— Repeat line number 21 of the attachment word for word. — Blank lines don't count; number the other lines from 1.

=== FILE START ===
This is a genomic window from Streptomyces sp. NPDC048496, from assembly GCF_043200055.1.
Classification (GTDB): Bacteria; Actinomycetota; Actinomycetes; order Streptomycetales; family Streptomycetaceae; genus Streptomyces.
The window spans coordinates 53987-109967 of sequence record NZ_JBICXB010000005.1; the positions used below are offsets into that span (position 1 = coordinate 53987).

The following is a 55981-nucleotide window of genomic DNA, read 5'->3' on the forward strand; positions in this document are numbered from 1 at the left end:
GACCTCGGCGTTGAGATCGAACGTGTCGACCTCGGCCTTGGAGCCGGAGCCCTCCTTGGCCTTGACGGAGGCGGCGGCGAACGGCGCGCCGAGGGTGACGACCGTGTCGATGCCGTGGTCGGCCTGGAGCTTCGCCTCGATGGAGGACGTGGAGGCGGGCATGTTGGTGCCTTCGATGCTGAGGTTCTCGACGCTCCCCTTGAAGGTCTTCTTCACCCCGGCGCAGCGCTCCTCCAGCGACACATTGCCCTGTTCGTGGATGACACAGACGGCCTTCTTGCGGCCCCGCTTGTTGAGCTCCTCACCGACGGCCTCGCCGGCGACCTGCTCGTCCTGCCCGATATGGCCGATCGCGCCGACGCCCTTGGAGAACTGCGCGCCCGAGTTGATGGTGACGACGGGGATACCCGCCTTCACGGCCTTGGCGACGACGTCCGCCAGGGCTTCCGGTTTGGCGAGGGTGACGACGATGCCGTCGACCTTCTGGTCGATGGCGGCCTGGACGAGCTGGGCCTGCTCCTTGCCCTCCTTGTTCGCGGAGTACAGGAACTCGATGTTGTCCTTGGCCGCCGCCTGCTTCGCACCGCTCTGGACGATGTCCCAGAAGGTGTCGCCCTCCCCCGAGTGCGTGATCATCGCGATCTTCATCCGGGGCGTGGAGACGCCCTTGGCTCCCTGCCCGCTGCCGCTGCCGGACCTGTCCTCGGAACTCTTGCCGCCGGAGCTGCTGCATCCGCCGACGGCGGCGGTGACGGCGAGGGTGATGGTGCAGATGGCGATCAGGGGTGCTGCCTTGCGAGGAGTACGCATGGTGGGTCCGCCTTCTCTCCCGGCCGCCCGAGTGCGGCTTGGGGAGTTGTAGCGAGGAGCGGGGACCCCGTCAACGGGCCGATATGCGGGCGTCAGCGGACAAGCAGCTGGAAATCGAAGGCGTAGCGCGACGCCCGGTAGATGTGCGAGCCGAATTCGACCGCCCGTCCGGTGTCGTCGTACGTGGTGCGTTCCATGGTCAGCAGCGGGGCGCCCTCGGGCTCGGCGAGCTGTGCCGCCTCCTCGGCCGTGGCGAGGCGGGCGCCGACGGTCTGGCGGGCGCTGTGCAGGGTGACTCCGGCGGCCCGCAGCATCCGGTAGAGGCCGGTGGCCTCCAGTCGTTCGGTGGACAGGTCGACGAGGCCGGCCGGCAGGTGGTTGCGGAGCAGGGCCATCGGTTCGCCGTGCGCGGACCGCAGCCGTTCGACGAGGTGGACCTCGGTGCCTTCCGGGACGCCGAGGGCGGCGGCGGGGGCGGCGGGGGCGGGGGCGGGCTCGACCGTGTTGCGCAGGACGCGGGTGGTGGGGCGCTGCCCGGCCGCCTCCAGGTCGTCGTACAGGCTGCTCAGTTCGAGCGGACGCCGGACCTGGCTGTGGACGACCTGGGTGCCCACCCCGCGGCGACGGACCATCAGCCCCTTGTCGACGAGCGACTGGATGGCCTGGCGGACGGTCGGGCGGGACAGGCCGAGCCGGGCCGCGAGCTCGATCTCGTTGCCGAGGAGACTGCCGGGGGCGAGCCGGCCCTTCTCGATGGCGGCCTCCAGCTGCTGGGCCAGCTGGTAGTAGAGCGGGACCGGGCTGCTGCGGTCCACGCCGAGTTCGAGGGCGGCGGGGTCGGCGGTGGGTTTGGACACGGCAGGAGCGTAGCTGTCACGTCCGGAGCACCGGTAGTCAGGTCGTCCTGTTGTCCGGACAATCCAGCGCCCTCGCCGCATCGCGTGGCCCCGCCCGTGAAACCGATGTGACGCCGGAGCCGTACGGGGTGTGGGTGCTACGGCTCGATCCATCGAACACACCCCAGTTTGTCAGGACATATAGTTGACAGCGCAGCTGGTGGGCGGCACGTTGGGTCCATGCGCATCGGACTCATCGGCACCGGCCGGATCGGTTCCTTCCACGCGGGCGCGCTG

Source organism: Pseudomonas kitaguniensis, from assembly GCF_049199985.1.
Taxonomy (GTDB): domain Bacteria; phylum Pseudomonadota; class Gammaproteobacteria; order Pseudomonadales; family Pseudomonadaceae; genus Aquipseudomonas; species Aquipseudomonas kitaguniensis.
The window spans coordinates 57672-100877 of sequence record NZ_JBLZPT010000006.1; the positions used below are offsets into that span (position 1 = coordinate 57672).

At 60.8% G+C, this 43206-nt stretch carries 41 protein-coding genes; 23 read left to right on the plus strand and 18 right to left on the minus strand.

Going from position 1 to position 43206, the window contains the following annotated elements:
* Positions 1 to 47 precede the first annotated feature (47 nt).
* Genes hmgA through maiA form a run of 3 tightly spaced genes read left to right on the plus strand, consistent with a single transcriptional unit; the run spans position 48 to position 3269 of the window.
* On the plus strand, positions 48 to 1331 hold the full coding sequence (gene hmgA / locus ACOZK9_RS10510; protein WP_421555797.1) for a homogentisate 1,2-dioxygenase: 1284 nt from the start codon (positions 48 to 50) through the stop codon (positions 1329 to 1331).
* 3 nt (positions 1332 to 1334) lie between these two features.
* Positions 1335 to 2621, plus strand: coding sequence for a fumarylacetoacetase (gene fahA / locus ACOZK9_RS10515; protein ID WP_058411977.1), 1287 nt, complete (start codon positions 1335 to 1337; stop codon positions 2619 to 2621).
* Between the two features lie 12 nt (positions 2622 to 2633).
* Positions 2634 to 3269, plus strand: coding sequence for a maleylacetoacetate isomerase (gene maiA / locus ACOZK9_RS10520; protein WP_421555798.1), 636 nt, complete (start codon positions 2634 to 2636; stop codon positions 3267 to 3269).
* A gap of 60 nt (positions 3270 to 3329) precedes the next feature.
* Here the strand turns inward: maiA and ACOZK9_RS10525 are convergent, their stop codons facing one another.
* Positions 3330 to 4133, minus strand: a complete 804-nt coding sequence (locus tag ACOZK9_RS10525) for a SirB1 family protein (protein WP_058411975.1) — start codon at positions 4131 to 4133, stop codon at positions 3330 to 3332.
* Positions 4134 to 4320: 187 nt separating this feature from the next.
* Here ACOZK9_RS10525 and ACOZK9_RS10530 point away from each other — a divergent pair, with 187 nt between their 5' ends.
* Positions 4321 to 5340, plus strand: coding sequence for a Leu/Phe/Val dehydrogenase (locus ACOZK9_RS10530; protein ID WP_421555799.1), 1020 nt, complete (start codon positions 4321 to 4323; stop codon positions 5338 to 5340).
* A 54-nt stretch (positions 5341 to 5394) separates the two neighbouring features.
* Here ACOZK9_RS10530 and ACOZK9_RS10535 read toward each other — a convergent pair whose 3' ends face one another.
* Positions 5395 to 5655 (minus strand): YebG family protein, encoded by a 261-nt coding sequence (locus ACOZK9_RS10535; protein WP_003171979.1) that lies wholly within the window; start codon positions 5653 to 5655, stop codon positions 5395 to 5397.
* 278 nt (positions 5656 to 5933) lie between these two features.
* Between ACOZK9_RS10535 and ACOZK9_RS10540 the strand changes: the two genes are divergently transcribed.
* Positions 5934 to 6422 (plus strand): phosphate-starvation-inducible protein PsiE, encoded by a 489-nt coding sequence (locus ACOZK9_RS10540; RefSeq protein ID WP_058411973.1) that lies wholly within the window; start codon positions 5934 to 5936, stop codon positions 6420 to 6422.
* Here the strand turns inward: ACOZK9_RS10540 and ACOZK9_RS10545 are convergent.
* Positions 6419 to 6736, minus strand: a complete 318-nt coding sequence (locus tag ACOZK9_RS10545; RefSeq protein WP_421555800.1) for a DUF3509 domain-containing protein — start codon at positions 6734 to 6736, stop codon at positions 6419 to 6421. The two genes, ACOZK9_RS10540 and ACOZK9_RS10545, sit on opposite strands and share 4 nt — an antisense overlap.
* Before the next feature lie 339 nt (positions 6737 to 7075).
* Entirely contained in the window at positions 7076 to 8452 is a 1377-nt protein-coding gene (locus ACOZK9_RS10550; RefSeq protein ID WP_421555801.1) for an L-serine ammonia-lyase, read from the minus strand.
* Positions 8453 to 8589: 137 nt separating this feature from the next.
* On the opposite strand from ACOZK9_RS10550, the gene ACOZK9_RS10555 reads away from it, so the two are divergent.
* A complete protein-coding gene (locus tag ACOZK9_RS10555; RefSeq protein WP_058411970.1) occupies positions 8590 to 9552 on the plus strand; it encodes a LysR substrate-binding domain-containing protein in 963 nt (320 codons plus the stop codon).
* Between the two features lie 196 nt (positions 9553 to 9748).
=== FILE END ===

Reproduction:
* Positions 4134 to 4320: 187 nt separating this feature from the next.